The players won that fight. They will get a smaller share of that revenue, but as the league’s revenue grows player salaries will go up. Grow the game and grow how much money you make.

The other two hills the players were willing to die on were guaranteed contracts and a hard salary cap. The owners relented on those as well. Yes, the owners now have more ways to get out of bad contracts faster, and yes the new luxury tax rules make it much more costly for high-revenue teams to spend big, but the players won those fights on principle.

There were other small victories, such as getting the threshold to get to the 51 percent of revenue lowered to a makeable goal. The players got the extend-and-trade so their biggest stars can better control their exits from teams. They got a solid mid-level exception for tax paying teams.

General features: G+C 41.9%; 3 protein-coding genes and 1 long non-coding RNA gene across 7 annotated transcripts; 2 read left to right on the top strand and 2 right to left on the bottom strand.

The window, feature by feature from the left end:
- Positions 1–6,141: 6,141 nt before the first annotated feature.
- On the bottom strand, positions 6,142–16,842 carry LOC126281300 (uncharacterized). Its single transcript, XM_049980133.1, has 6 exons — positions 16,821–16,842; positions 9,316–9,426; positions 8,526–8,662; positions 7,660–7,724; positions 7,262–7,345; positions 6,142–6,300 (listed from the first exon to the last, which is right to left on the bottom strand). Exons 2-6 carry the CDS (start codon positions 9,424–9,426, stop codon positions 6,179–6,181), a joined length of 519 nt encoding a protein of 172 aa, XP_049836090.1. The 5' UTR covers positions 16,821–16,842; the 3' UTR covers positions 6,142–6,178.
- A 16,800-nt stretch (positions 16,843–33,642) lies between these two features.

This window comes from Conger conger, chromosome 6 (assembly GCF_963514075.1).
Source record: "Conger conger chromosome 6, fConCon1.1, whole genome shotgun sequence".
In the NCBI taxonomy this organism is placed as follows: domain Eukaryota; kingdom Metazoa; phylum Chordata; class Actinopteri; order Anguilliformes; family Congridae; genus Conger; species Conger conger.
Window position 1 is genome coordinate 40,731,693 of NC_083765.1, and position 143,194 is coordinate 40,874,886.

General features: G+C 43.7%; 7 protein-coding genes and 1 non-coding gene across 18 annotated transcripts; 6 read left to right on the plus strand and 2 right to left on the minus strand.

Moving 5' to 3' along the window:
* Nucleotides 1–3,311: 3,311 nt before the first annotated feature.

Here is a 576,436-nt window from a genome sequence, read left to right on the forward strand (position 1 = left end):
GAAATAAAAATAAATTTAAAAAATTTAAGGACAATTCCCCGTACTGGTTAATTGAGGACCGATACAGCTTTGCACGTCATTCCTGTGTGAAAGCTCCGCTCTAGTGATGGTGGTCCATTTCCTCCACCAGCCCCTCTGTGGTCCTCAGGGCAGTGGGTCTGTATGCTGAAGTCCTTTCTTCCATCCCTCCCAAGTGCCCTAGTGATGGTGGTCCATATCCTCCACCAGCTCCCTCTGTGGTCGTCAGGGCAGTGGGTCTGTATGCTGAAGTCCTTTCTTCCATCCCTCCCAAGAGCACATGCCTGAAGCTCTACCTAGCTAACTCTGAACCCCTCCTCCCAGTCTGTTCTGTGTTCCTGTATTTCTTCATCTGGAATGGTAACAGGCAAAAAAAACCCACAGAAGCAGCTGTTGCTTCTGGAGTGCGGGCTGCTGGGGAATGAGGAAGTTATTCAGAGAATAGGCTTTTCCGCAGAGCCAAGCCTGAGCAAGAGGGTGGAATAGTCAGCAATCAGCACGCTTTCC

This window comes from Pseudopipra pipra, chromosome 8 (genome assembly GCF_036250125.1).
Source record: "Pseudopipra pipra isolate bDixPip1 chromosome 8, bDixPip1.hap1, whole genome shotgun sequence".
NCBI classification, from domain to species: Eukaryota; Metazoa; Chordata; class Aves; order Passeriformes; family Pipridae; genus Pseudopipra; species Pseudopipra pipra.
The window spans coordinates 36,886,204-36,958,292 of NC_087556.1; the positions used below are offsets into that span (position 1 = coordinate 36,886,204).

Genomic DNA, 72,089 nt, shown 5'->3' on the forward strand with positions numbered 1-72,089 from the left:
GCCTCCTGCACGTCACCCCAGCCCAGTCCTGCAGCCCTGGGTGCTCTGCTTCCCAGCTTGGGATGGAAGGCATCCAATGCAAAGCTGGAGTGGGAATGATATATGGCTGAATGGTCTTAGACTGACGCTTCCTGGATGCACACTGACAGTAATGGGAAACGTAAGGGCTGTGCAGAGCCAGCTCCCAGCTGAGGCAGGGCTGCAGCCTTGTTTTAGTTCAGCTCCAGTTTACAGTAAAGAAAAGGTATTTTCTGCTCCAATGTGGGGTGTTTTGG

That was enough. It needed to be enough because the players were going to start losing more money in salary than they were making back fighting over the scraps of this deal.

But this negotiation was all about the money, and the owners got a lot more of it. They won. The small market owners in particular should now be able to turn a profit. The players got a way to save face at the end but the owner won and won big.

With this caveat…

In 1999, after a lockout that lasted into January, the owners were thought to have won. They got a cap on max salaries, so that there would be no more deals like the one Kevin Garnett and Shaquille O’Neal had gotten. They got a percentage that capped players’ salaries in total at 57 percent. Everyone said the owners won, including the players.

A dozen years later, the owner were crying that the deal was unfair and killing them. You never know how things will play out. And you can bet in 10 years, when this deal formally ends, there will be owners saying what a bad deal this is for them and how it is killing them. Even if the fault is their own management.

Raptors’ DeMar DeRozan fined $15,000 for criticizing referees